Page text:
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A highly sensitive particle agglutination assay for the detection of P53 autoantibodies in patients with lung cancer
Article first published online: 11 OCT 2007
Copyright © 2007 American Cancer Society
Volume 110, Issue 11, pages 2502–2506, 1 December 2007
How to Cite
Agaylan, A., Binder, D., Sauer, M., Neuweiler, H., Meyer, O., Kiesewetter, H. and Salama, A. (2007), A highly sensitive particle agglutination assay for the detection of P53 autoantibodies in patients with lung cancer. Cancer, 110: 2502–2506. doi: 10.1002/cncr.23057
- Issue published online: 19 NOV 2007
- Article first published online: 11 OCT 2007
- Manuscript Revised: 14 JUN 2007
- Manuscript Accepted: 14 JUN 2007
- Manuscript Received: 3 MAY 2007
- Philip Morris USA Inc
- Philip Morris International
- enzyme-linked immunoadsorbent assay;
- p53 autoantibodies;
- p53 antibody detection
Numerous assays have been described for the detection of p53 autoantibodies. These assays are highly specific with low sensitivity. In this report, the authors describe a highly sensitive and simple particle agglutination immunoassay using superparamagnetic particles for capturing p5 autoantibodies, p53 protein, and p53 protein-antibody complexes from large volumes of serum samples (2 mL).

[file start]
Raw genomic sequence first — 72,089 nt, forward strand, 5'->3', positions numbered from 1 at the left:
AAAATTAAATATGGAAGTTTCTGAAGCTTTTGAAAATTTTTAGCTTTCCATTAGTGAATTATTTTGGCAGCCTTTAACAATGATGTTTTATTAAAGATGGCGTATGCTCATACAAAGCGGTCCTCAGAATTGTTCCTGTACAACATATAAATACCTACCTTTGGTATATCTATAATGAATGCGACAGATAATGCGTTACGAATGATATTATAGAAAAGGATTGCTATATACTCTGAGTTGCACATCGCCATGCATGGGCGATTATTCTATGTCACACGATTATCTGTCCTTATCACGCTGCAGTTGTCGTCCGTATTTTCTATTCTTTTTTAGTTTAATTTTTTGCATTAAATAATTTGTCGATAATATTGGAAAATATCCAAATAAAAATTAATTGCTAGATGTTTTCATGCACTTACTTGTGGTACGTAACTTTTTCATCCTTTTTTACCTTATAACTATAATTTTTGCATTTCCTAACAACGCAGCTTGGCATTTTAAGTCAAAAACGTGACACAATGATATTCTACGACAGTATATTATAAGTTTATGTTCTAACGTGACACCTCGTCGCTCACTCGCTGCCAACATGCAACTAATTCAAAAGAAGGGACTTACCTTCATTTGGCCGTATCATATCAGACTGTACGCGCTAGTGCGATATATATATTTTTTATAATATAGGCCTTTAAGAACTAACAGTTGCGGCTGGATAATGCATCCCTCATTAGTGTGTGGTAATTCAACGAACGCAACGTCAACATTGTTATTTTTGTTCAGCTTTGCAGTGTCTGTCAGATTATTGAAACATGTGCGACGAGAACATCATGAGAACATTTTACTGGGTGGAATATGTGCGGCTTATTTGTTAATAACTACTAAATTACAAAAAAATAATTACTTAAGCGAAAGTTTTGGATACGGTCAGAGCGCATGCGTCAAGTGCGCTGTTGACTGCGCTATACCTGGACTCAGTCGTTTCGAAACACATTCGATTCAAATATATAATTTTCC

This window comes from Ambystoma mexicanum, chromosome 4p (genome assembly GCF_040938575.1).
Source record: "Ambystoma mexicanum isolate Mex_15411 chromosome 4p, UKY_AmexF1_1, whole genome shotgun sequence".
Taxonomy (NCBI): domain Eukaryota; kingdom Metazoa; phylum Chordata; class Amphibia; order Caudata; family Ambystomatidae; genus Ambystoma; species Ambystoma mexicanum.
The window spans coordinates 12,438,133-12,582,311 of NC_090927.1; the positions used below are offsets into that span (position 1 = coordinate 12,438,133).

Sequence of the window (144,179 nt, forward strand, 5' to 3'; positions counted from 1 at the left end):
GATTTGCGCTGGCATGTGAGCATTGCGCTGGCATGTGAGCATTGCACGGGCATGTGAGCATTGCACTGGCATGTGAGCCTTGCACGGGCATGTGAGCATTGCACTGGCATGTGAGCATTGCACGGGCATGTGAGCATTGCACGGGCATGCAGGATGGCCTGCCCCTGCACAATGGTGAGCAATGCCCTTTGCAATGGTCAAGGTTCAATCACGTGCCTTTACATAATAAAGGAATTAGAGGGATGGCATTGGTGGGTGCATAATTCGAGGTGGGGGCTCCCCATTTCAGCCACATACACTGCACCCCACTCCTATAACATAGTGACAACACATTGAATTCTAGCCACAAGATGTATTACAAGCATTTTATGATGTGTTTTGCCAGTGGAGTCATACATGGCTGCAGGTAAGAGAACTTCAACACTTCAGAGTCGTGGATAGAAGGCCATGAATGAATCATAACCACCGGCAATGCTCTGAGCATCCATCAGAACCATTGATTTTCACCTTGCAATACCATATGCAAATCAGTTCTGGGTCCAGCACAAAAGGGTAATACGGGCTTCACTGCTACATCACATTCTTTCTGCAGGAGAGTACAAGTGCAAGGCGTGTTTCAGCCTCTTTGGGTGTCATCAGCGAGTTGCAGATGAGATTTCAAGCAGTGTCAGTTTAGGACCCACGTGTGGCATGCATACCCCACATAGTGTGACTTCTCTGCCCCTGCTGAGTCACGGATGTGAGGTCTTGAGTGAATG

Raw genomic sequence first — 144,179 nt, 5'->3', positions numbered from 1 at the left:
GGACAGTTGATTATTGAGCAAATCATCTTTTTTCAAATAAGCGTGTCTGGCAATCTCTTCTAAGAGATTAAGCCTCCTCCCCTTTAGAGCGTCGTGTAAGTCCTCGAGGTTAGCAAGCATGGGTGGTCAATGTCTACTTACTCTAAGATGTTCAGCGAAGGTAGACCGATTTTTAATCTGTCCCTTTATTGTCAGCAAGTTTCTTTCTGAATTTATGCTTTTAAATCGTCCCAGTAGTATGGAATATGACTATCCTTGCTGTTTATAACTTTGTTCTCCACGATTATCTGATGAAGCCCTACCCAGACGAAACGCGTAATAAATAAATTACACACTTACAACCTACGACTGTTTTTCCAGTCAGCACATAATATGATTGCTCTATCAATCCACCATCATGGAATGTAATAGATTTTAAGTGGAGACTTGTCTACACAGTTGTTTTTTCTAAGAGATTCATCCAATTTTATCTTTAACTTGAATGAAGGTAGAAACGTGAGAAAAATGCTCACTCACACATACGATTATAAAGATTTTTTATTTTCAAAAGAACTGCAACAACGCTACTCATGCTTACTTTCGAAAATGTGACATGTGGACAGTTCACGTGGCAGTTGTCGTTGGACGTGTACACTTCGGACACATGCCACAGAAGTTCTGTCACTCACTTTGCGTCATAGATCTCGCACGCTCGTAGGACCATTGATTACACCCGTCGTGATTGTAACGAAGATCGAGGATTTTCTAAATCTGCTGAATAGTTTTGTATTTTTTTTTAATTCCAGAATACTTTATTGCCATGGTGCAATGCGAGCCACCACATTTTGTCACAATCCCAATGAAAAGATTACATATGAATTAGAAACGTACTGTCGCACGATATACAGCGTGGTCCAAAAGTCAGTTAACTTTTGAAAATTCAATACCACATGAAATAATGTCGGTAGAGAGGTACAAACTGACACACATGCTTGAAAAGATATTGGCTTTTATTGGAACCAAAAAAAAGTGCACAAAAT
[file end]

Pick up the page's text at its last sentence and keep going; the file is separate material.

Superparamagnetic particles were coated with different peptides spanning the entire p53 protein. These particles were incubated with serum samples from healthy blood donors (n = 180), from patients without malignancies (n = 27), and from patients with various forms of lung cancer (n = 166). The particles were washed and placed into the reaction chamber of a gel card. After centrifugation, agglutination results were read visually. Positive reactions were defined by a layer of particles on top of the gel or agglutinated particles dispersed through the gel matrix.
Depending on the peptide used, p53 autoantibodies were detected in from 17.5% to 35% of the investigated patients with lung cancer. By using a commercially available enzyme-linked immunoadsorbent assay (ELISA) kit, p53 autoantibodies were detected in only 3% of those patients. P53 protein and p53 protein-antibody complexes were not detected in patients with lung cancer (n = 20).
The newly developed assay was easy to perform and had sensitivity superior to that of the currently available p53 ELISAs. Cancer 2007. © 2007 American Cancer Society.